The origins of epigenetics lie in the conceptual and experimental work of several early geneticists, including Morgan, Waddington, Brink and McClintock. However, their important concepts and discoveries were misunderstood and overlooked due to the appeal of the simpler concepts of gene regulatory mechanisms proposed by Jacob and Monod for prokaryotes. Once the much greater complexities of eukaryotic gene regulation began to be understood in the 1980's, there began a slow, gradual rebirth of epigenetic research in eukaryotes. With the advent of genomics, detailed information on the complete complement of chromatin proteins has become available in diverse organisms. Analysis of chromatin reveals striking, non-random diversification of these fundamental components of the epigenome among plants, animals and fungi. I will discuss these differences in terms of the diverse biology of these organisms, and speculate, with emphasis on higher plants, on the potential contribution to information processing, transmission, and memory during ontogeny, as well as for the directed transmission of information across generations.
The nature of creative insight
- Günter Knoblich
"Cognitive and Neural Bases of Creative Insight"
Why do solutions to difficult problems often occur suddenly, unexpectedly, and involuntarily? Countless anecdotes dating back to Archimedes suggest that important mathematical and scientific insights occurred out of the blue. Should we believe these subjective reports or do they reflect famous scientists' attempts to mystify their discoveries? Although creative insight is very hard to address in experiments, psychologists have tried for almost a century to get a grasp on this elusive phenomenon. I will give an overview of the main results obtained in this research. In a nutshell, the results suggest that unconscious perceptual and memory processes sometimes help us think or even lead to a breakthrough when our systematic attempts to solve a difficult problem fail. Some of these processes seem to occur preferably while we sleep. These results seem to be compatible with Wolfgang Pauli's view that the unconscious plays a major role in scientific discovery. However, most cognitive psychologists and neuroscientists would disagree with the notion that insights are somehow retrieved from a world of pre-existing ideas. Instead, they believe that unconscious processes can affect a problem solver's conception of a problem. This, in turn, opens up new paths that can lead to an unexpected solution. I am afraid that if Wolfgang Pauli was alive he wouldn't be happy with current research on creative insight.
- Arthur I. Miller
"When Pauli met Jung - and what happened next"
At a key time in his scientific development, Pauli was undergoing analysis by C G Jung. What can we learn about Pauli's discovery of the exclusion principle from Jung's analysis of his dreams? How do Pauli's and Jung's views on the nature of scientific creativity square with current research on unconscious thought and its role in creative thinking? In my discussion I will include my own model of the role of unconscious thought in creativity - Network Thinking.
- Rafael Nuñez
Where does mathematics come from?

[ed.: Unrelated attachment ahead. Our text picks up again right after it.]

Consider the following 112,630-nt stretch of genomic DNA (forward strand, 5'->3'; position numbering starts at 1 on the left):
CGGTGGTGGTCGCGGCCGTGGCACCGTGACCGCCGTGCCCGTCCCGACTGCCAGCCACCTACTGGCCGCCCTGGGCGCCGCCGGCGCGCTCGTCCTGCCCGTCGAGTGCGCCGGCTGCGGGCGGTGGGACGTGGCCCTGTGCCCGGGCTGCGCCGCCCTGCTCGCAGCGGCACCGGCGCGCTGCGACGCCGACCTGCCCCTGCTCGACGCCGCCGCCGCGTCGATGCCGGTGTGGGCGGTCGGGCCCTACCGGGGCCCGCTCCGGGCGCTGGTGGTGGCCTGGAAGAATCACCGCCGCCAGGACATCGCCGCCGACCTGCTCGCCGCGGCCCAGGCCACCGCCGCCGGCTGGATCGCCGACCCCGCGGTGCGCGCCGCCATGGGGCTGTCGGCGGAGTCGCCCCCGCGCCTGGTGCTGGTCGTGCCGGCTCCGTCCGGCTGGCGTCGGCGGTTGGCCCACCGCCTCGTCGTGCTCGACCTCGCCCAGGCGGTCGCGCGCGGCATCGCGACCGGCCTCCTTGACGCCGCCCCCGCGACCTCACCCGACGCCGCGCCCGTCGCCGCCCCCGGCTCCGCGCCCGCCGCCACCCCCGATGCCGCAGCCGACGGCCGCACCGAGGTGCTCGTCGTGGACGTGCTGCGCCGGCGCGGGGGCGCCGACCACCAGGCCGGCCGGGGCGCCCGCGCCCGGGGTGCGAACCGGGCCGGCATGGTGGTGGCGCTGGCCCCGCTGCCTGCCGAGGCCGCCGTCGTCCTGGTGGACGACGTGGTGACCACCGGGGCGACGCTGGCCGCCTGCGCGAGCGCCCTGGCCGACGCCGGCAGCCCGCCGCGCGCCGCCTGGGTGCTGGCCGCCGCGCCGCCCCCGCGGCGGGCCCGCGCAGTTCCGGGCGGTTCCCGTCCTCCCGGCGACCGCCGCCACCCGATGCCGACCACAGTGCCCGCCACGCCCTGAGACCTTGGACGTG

Pauli, Jung, and contemporary cognitive science
The brilliant physicist Wolfgang Pauli was seriously involved with investigations in natural philosophy. Many (often unpublished) manuscripts and an abundant correspondence with prominent scholars of his time reveal his thoughts on causality, consciousness, the relationship between physics and psyche, and the complementarity of mind and matter, among others. Pauli's philosophical investigation was highly influenced by the work of the Swiss psychiatrist Carl G. Jung, especially through the analyst's notions of "archetype" and "collective unconscious." In this talk I will address some of Pauli's views on the nature of mathematics as seen through his analysis of Kepler's scientific theories and in his rich correspondence with Jung between 1932 and 1958. Inspired by Jung's archetypes, some of Pauli's ideas appear to be idealistic (platonistic) to a degree that is not compatible with contemporary findings in the cognitive science of human imagination and abstraction, while others, which criticize the extreme use of formalisms that ignore meaningful psychological contents, appear to be in line with the contemporary scientific investigation of human concepts and their neural realization in the brain. Mathematics indeed provides a very intriguing case for studying these questions, since, on the one hand it deals with purely imaginary entities (e.g., a Euclidean point has only location, but no extension(!), and, as such, it cannot be found anywhere in the entire universe!), and on the other hand, mathematics provides extremely stable patterns of true-valued inferences (i.e., theorems) that once proved, stayed proved forever (e.g., the Pythagorean theorem). In approaching the question of the nature of mathematics (and of the mind) scholars of the time of Pauli and Jung still heavily relied on the method of introspection (i.e., after-the fact conscious self-reflection on one's own thought, intuition, perception, dreams, memory, and so on). Today we know that the method of introspection not only is highly unreliable but also it is extremely limited in scope (e.g., it cannot provide access to underlying brain function or highly unconscious spontaneous motor activity such as visual saccades and speech-gesture coordination). I will analyze these issues by looking at contemporary work in the cognitive science of mathematics and the embodied cognition of human everyday abstraction. I will defend the argument that bodily-grounded human cognitive mechanisms underlying everyday abstraction (e.g., conceptual metaphors, metonymies, blends, fictive motion, and so on) play a crucial role in making mathematics possible. I will illustrate my arguments with examples drawn from the empirical investigation of human abstract conceptual systems involving continuity in calculus, axiomatic systems, and the neural basis of everyday spatial construals of time as seen through studies of metaphorical meaning via functional magnetic resonance (fMRI) in the brain.
Telegramme sent on June 14 1954 from physicists Fred Reines and Clyde Cowan to Wolfgang Pauli announcing the detection, for the first time, of neutrinos. They were awarded the Physics Nobel Prize in 1995 for this discovery.
© Pauli Archive, CERN, Geneva